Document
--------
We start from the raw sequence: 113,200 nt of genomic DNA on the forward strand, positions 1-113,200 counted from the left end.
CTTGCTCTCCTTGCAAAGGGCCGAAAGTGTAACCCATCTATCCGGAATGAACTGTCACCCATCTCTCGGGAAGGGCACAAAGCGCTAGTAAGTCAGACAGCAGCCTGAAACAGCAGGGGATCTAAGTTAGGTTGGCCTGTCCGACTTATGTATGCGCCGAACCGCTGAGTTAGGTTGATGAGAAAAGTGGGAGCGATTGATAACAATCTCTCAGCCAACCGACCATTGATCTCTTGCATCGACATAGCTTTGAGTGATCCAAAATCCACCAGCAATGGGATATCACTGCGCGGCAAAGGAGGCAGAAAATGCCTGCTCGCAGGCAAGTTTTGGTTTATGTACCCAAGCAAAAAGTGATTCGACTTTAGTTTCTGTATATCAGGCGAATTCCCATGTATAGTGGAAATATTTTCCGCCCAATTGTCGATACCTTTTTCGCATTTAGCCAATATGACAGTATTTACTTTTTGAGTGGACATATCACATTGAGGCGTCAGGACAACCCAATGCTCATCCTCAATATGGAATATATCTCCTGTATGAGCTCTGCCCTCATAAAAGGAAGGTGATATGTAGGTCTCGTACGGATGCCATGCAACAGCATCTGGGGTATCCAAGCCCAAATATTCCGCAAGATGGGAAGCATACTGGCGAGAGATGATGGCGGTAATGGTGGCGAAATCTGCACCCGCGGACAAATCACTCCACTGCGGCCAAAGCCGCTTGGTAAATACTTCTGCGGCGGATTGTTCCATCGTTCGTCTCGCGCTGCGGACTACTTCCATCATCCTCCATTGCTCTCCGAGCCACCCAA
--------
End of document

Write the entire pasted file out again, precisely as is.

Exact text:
We start from the raw sequence: 113,200 nt of genomic DNA on the forward strand, positions 1-113,200 counted from the left end.
CTTGCTCTCCTTGCAAAGGGCCGAAAGTGTAACCCATCTATCCGGAATGAACTGTCACCCATCTCTCGGGAAGGGCACAAAGCGCTAGTAAGTCAGACAGCAGCCTGAAACAGCAGGGGATCTAAGTTAGGTTGGCCTGTCCGACTTATGTATGCGCCGAACCGCTGAGTTAGGTTGATGAGAAAAGTGGGAGCGATTGATAACAATCTCTCAGCCAACCGACCATTGATCTCTTGCATCGACATAGCTTTGAGTGATCCAAAATCCACCAGCAATGGGATATCACTGCGCGGCAAAGGAGGCAGAAAATGCCTGCTCGCAGGCAAGTTTTGGTTTATGTACCCAAGCAAAAAGTGATTCGACTTTAGTTTCTGTATATCAGGCGAATTCCCATGTATAGTGGAAATATTTTCCGCCCAATTGTCGATACCTTTTTCGCATTTAGCCAATATGACAGTATTTACTTTTTGAGTGGACATATCACATTGAGGCGTCAGGACAACCCAATGCTCATCCTCAATATGGAATATATCTCCTGTATGAGCTCTGCCCTCATAAAAGGAAGGTGATATGTAGGTCTCGTACGGATGCCATGCAACAGCATCTGGGGTATCCAAGCCCAAATATTCCGCAAGATGGGAAGCATACTGGCGAGAGATGATGGCGGTAATGGTGGCGAAATCTGCACCCGCGGACAAATCACTCCACTGCGGCCAAAGCCGCTTGGTAAATACTTCTGCGGCGGATTGTTCCATCGTTCGTCTCGCGCTGCGGACTACTTCCATCATCCTCCATTGCTCTCCGAGCCACCCAA